Out of Sight

Out of Sight

AAMVA’s License Plate Verification Program allows Jurisdictions to send in up to four free plates each year to test for readability

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License plates serve as a quick identifier of a vehicle and how it’s registered. Not only are license plates critical to law enforcement, but also to tolling authorities and even drivers on the road—but only if they’re readable.

In March 2014, the International Association of Chiefs of Police, with funding from the National Institute of Justice, launched a license plate readability study, which discovered that only about 75% of license plates were actually readable to an automated license plate reader (LPR).

“That is a shockingly low percentage,” says Brian Ursino, AAMVA’s director of law enforcement.

So why are a quarter of license plates unreadable to LPRs?

It’s not about debris or obstructed views, Ursino says, it’s because so many different organizations design license plates that do not conform with AAMVA standards, which recommend specific fonts, font spacing, the use of graphics, stacked characters and more.

This study is what drove the law enforcement standing committee, in partnership with the vehicle standing committee, to propose a License Plate Verification Program (LPVP), launched in 2020, to help jurisdictions ensure plate designs are readable. The LPVP provides jurisdictions, at no cost, the opportunity to submit up to four license plates during each AAMVA fiscal year for comparison to the 2020 AAMVA License Plate Standard. With the help of Element Materials, Inc., an independent third-party laboratory, AAMVA will produce a written report within 30 days outlining where the submitted license plate does, and does not, align with the standard as well as LPR and reflectivity readability if that additional testing option is selected.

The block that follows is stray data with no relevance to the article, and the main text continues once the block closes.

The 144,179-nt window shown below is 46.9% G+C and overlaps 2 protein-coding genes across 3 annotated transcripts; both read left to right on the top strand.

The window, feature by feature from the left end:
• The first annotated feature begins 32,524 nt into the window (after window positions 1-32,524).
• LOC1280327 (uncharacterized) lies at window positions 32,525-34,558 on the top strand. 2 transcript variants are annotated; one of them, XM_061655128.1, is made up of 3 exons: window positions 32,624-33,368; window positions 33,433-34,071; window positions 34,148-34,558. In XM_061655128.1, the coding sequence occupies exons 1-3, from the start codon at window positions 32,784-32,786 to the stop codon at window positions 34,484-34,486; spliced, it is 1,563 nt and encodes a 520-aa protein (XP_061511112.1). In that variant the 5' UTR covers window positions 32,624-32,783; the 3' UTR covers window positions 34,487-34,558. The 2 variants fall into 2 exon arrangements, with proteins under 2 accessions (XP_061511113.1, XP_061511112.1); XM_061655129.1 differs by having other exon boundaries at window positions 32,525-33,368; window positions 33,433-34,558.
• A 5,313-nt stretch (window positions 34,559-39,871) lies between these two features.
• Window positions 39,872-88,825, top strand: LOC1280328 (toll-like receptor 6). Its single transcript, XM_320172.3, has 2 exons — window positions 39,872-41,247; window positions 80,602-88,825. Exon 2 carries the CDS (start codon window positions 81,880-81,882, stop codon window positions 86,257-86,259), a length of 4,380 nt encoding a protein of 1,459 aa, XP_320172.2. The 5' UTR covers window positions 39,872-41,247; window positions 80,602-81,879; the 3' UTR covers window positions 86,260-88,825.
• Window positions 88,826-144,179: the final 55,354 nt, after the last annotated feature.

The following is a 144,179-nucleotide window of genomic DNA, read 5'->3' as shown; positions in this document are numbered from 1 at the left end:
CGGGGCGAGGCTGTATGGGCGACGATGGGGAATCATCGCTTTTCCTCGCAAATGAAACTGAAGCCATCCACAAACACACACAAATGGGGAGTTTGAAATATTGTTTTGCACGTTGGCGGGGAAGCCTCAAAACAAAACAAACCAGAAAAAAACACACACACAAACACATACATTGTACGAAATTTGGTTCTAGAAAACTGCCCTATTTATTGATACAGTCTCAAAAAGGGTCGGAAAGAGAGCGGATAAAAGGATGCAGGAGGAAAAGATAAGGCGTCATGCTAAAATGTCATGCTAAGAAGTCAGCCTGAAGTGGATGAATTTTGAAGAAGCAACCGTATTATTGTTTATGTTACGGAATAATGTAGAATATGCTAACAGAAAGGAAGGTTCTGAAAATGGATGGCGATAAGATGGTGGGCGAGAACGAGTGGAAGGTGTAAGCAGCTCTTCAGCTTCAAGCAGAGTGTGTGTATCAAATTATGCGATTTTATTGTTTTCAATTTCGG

So far, 14 jurisdictions have participated (12 states and two Canadian jurisdictions). The cost per plate (over the initial four free ones) is $350, but that decreases to $300 per plate if more than 10 plates are submitted together.

One jurisdiction that has submitted more than the original four plates is Arizona. In fact, of the six plates that Arizona’s Motor Vehicle Division Director, Eric Jorgensen, recently sent in for review, four of them came back with readability issues.

“Each year, we get about 10 to 12 new plate designs from special interest groups,” Jorgensen says. “We want to support these groups and provide value to the community, but we have to balance the marketability of the plate with the readability.”

Groups in Arizona that have submitted license plate designs include cancer research and police organizations, as well as famed rocker Alice Cooper, an Arizona resident who runs a music education charity.

Nebraska is another early participant of the program. According to Betty Johnson, administrator of Nebraska’s vehicle services division, the LPVP is an invaluable service.

“We don’t have much electronic tolling here in Nebraska, so our focus is on the law enforcement angle,” she says. “If a violent crime has been committed, or a child goes missing, it’s vital that plates are readable.”

Of the four plates Johnson first submitted, all four came back with readability issues. She plans to send in four each year, but depending on how many groups submit plates, that number could go higher, she says.

The goal of the program is a lofty one: to ensure that all license plates are readable and comply with AAMVA design standards.

“Just like the nation’s goal to get to zero traffic deaths, we know this one will take time to get there, but it’s a goal, nonetheless,” Ursino says.

To learn more about AAMVA’s license plate standards for design, go to tinyurl.com/a2kdyxfj.


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